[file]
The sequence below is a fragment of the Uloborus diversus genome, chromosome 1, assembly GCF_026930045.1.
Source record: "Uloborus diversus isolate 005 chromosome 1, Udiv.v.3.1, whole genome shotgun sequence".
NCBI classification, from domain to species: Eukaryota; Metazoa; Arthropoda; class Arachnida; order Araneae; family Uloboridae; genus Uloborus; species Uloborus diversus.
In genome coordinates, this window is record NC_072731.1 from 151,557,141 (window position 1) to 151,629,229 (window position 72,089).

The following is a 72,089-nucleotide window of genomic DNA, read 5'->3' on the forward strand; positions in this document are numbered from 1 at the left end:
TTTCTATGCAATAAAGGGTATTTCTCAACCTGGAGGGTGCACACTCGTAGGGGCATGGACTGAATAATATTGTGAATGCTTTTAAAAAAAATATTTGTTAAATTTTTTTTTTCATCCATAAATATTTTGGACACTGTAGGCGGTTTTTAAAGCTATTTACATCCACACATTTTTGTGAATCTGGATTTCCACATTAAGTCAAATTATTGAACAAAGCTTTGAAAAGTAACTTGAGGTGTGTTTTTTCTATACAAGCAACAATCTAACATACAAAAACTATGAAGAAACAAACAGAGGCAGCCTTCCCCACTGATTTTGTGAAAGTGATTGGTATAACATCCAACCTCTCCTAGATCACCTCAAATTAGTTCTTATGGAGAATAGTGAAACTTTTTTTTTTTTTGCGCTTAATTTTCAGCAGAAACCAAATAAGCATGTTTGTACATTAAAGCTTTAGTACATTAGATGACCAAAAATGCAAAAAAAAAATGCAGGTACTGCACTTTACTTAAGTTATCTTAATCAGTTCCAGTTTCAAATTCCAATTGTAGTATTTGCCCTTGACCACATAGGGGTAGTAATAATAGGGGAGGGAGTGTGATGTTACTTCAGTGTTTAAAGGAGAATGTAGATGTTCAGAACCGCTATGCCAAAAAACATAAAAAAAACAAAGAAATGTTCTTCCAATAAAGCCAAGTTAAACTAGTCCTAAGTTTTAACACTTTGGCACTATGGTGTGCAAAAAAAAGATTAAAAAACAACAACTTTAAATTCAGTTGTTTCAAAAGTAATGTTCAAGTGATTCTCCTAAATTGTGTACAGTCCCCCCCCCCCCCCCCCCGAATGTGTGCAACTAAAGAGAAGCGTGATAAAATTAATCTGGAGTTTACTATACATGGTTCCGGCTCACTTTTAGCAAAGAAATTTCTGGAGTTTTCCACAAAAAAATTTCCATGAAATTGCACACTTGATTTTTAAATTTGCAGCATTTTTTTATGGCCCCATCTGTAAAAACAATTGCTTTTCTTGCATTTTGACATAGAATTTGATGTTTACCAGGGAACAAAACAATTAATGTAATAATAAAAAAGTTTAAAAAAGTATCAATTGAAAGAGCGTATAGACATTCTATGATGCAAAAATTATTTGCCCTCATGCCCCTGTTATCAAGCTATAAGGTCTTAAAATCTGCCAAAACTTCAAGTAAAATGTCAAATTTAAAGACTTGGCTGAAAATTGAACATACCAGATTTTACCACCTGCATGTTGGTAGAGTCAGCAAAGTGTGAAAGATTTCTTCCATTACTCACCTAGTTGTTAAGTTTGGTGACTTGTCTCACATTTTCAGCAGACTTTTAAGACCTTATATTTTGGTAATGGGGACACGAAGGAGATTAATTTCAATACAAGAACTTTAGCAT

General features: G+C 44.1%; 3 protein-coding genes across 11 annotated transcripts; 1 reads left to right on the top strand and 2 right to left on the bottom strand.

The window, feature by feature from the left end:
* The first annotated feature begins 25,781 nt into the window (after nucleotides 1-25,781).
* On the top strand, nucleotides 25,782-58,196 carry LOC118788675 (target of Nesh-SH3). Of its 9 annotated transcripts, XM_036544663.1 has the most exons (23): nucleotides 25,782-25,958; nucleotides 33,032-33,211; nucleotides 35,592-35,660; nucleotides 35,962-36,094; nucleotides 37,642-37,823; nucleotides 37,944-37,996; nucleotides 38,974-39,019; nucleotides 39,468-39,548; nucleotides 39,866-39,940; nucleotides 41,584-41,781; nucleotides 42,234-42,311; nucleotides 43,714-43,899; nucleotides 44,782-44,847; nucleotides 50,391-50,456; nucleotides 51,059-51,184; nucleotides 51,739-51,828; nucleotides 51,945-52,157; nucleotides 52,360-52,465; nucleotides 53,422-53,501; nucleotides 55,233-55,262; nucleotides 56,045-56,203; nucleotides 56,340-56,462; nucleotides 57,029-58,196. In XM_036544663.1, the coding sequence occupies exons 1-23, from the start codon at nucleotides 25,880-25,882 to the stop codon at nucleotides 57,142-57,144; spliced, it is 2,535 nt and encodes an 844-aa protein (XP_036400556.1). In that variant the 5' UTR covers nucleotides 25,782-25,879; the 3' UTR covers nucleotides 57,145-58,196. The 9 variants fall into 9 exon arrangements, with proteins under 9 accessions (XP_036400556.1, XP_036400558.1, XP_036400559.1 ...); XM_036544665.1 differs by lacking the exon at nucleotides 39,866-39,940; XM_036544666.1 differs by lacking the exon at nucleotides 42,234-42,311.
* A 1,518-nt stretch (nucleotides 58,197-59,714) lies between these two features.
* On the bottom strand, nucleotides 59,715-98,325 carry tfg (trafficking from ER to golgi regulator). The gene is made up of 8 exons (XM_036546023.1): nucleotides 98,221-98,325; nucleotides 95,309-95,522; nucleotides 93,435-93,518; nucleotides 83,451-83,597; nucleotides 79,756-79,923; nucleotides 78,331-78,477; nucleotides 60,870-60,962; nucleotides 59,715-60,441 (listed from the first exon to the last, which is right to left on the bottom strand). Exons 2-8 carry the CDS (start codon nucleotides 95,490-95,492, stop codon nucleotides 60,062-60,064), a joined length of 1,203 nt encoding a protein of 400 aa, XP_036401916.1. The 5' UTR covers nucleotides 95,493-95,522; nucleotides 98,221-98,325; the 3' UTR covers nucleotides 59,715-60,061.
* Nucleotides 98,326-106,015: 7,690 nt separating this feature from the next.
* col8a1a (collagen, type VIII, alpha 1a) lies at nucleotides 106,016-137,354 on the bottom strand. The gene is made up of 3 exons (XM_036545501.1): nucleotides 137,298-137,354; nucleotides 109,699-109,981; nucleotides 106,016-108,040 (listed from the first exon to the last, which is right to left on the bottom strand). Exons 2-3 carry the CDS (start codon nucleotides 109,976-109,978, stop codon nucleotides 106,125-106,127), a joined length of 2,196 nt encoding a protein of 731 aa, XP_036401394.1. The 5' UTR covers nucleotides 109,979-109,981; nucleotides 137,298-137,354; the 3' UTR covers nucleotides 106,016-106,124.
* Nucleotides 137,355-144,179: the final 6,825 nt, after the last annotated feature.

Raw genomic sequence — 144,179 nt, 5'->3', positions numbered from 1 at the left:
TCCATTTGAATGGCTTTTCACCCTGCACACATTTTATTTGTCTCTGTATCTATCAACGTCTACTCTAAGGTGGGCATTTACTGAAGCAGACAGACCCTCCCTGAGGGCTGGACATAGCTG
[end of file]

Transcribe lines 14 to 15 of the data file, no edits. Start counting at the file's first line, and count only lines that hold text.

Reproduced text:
* col8a1a (collagen, type VIII, alpha 1a) lies at nucleotides 106,016-137,354 on the bottom strand. The gene is made up of 3 exons (XM_036545501.1): nucleotides 137,298-137,354; nucleotides 109,699-109,981; nucleotides 106,016-108,040 (listed from the first exon to the last, which is right to left on the bottom strand). Exons 2-3 carry the CDS (start codon nucleotides 109,976-109,978, stop codon nucleotides 106,125-106,127), a joined length of 2,196 nt encoding a protein of 731 aa, XP_036401394.1. The 5' UTR covers nucleotides 109,979-109,981; nucleotides 137,298-137,354; the 3' UTR covers nucleotides 106,016-106,124.
* Nucleotides 137,355-144,179: the final 6,825 nt, after the last annotated feature.